Last week, my youngest daughter received her last round of "baby" vaccinations. As I sat there, holding her hand and drying her tears, I realized how my own perceptions about vaccinations have changed over the last decade, from the time I began researching them for my oldest, to last week's doctor's visit.  

Ten years ago, fears about vaccinations for children were at an all-time high. Fueled by a combination of the notorious and now-debunked British study that found a link between autism and vaccines and the explosion of information (both true and false) on the Internet, parents around the world were rejecting vaccinations for their children over fears for the children's future health and safety.

I can still remember the pit I got in my stomach after reading the Wakefield study, not knowing at the time how skewed the data really was. Yet as terrifying as the alleged autism link was, I was equally terrified at the thought of my child contracting the measles or even polio. I talked to my doctor, I did my research, I held my breath, and I gave my daughter the vaccines.

At the time, the risk of her contracting one of the diseases I was vaccinating her against seemed near impossible. It was almost 15 years ago that top officials at the World Health Organization (WHO) and the Centers for Disease Control and Prevention (CDC) gathered to raise their glasses to what they assumed would be the complete eradication of measles over the next few years. In fact, CDC officials reported that their main obstacle to complete eradication was that the disease popped up so infrequently that nobody was really worried about it. The fear was that parents would opt out of getting the vaccine because they thought the disease was already eradicated, not because they were afraid of the vaccine itself.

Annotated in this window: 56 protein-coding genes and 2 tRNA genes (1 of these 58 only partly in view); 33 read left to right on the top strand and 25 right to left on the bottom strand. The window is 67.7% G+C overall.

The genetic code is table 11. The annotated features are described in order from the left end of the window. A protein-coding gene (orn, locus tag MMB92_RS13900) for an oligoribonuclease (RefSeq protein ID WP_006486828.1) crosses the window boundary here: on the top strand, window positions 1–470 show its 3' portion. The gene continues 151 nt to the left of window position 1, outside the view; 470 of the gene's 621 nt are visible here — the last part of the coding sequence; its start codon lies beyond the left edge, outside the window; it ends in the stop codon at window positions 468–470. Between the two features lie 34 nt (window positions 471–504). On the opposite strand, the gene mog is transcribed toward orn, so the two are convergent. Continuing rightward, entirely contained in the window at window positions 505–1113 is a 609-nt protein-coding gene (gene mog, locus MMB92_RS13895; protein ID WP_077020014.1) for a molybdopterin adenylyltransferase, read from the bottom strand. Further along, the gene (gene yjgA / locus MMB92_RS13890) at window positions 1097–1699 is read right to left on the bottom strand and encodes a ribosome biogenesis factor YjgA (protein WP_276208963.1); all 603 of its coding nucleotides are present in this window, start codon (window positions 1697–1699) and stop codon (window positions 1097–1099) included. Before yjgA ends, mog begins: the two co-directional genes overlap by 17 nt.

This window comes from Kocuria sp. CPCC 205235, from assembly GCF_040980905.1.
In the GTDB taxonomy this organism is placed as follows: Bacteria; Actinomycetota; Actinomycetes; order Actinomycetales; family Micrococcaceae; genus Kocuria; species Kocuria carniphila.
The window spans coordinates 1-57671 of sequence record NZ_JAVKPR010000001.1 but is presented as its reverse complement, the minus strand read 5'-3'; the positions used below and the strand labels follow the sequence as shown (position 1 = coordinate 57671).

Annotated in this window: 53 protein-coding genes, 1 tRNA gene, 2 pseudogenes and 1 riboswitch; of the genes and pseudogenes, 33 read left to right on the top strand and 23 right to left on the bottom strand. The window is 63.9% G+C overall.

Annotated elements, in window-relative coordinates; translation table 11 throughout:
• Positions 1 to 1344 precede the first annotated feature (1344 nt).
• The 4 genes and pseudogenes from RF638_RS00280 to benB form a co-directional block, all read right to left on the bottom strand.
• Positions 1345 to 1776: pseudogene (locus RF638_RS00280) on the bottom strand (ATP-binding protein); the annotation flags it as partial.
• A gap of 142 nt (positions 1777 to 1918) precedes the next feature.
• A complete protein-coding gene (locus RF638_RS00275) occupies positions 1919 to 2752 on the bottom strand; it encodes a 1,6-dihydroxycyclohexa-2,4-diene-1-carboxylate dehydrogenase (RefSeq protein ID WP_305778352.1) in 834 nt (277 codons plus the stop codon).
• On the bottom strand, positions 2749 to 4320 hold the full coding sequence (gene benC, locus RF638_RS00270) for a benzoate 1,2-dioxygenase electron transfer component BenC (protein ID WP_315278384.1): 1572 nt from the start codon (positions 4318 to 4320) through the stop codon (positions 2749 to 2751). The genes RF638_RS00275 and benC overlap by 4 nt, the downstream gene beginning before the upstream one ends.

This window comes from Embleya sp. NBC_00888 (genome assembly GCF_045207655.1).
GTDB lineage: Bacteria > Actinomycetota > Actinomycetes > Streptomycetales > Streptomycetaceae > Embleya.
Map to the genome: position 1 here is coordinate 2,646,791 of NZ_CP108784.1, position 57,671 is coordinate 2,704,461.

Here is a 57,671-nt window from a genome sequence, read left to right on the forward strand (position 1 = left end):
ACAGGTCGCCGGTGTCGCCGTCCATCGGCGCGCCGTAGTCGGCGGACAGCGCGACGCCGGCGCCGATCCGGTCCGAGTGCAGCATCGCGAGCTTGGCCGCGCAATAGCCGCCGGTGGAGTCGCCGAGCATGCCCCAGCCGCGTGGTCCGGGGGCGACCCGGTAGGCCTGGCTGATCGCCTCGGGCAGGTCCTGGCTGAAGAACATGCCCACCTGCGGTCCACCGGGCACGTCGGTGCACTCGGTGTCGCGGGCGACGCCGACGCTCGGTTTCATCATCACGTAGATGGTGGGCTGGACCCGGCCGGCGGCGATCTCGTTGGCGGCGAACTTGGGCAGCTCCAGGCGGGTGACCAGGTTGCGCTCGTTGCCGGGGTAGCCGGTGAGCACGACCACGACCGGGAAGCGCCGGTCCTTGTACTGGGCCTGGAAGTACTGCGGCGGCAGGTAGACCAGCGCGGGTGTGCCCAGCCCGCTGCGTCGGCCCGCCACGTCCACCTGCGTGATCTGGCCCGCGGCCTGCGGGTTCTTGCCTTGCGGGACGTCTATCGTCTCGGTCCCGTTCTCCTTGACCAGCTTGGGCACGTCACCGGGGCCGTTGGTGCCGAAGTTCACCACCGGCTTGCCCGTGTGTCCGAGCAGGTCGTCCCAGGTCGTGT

But then along came the flawed and probably altered British study by Dr. Andrew Wakefield that linked autism to the MMR (measles-mumps-rubella) vaccine. Suddenly, parents were rejecting the vaccine — and all other vaccines — in record numbers. Last month, the CDC announced that 118 measles infections were reported in the U.S. just in the first half of this year. That may not sound like a huge number until you realize that there were only about 50 cases a year of the disease from 2001-2008. This year, it looks like the U.S. will top 300 cases. And for a disease that spreads as rapidly as measles, it won't take long for that 300 to turn into an outbreak.

So there I sat in that doctor's office last week. All fears about vaccines and children's health have now been stamped out by every health organization and scientific study with any credence. Sure, the rumors are still plentiful — and I'm sure this post will prompt a slew of comments from folks who disagree. Yet, as sad as I was to helplessly watch my daughter take the stick, I no longer had to hold my breath in worry over a potential for disaster as a side effect of her vaccines.  

Is this the end of vaccine anxiety for parents? It certainly is for me.

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